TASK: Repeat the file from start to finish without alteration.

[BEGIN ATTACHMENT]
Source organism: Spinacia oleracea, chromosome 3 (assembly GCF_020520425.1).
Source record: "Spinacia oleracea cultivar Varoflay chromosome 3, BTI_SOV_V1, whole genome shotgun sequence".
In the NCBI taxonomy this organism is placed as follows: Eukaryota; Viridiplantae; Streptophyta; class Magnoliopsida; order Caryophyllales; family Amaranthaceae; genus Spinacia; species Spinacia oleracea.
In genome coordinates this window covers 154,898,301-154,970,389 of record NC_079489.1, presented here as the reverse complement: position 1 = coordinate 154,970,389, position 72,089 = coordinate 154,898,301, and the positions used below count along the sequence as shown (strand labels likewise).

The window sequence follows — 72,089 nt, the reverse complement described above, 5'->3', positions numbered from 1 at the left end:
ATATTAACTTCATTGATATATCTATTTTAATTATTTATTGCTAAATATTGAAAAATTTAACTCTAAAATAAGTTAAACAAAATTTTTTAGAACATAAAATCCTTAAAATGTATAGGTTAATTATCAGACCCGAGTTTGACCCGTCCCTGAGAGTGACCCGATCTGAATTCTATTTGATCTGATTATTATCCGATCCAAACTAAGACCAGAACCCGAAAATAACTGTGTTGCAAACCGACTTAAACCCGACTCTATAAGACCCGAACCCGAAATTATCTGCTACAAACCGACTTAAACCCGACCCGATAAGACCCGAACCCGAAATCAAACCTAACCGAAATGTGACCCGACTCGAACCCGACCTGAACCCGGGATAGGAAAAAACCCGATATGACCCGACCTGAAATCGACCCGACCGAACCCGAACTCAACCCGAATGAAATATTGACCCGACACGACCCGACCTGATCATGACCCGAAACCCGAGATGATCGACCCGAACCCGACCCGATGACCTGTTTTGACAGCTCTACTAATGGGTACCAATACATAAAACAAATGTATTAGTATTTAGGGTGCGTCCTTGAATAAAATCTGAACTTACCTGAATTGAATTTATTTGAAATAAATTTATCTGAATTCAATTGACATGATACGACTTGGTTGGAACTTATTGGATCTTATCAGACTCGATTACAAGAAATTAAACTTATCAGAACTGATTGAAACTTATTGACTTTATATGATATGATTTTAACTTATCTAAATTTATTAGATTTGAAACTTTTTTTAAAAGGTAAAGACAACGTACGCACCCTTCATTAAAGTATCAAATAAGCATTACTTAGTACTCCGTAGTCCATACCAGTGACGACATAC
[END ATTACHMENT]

Source organism: Spinacia oleracea, chromosome 3 (assembly GCF_020520425.1).
Source record: "Spinacia oleracea cultivar Varoflay chromosome 3, BTI_SOV_V1, whole genome shotgun sequence".
In the NCBI taxonomy this organism is placed as follows: Eukaryota; Viridiplantae; Streptophyta; class Magnoliopsida; order Caryophyllales; family Amaranthaceae; genus Spinacia; species Spinacia oleracea.
In genome coordinates this window covers 154,898,301-154,970,389 of record NC_079489.1, presented here as the reverse complement: position 1 = coordinate 154,970,389, position 72,089 = coordinate 154,898,301, and the positions used below count along the sequence as shown (strand labels likewise).

The window sequence follows — 72,089 nt, the reverse complement described above, 5'->3', positions numbered from 1 at the left end:
ATATTAACTTCATTGATATATCTATTTTAATTATTTATTGCTAAATATTGAAAAATTTAACTCTAAAATAAGTTAAACAAAATTTTTTAGAACATAAAATCCTTAAAATGTATAGGTTAATTATCAGACCCGAGTTTGACCCGTCCCTGAGAGTGACCCGATCTGAATTCTATTTGATCTGATTATTATCCGATCCAAACTAAGACCAGAACCCGAAAATAACTGTGTTGCAAACCGACTTAAACCCGACTCTATAAGACCCGAACCCGAAATTATCTGCTACAAACCGACTTAAACCCGACCCGATAAGACCCGAACCCGAAATCAAACCTAACCGAAATGTGACCCGACTCGAACCCGACCTGAACCCGGGATAGGAAAAAACCCGATATGACCCGACCTGAAATCGACCCGACCGAACCCGAACTCAACCCGAATGAAATATTGACCCGACACGACCCGACCTGATCATGACCCGAAACCCGAGATGATCGACCCGAACCCGACCCGATGACCTGTTTTGACAGCTCTACTAATGGGTACCAATACATAAAACAAATGTATTAGTATTTAGGGTGCGTCCTTGAATAAAATCTGAACTTACCTGAATTGAATTTATTTGAAATAAATTTATCTGAATTCAATTGACATGATACGACTTGGTTGGAACTTATTGGATCTTATCAGACTCGATTACAAGAAATTAAACTTATCAGAACTGATTGAAACTTATTGACTTTATATGATATGATTTTAACTTATCTAAATTTATTAGATTTGAAACTTTTTTTAAAAGGTAAAGACAACGTACGCACCCTTCATTAAAGTATCAAATAAGCATTACTTAGTACTCCGTAGTCCATACCAGTGACGACATAC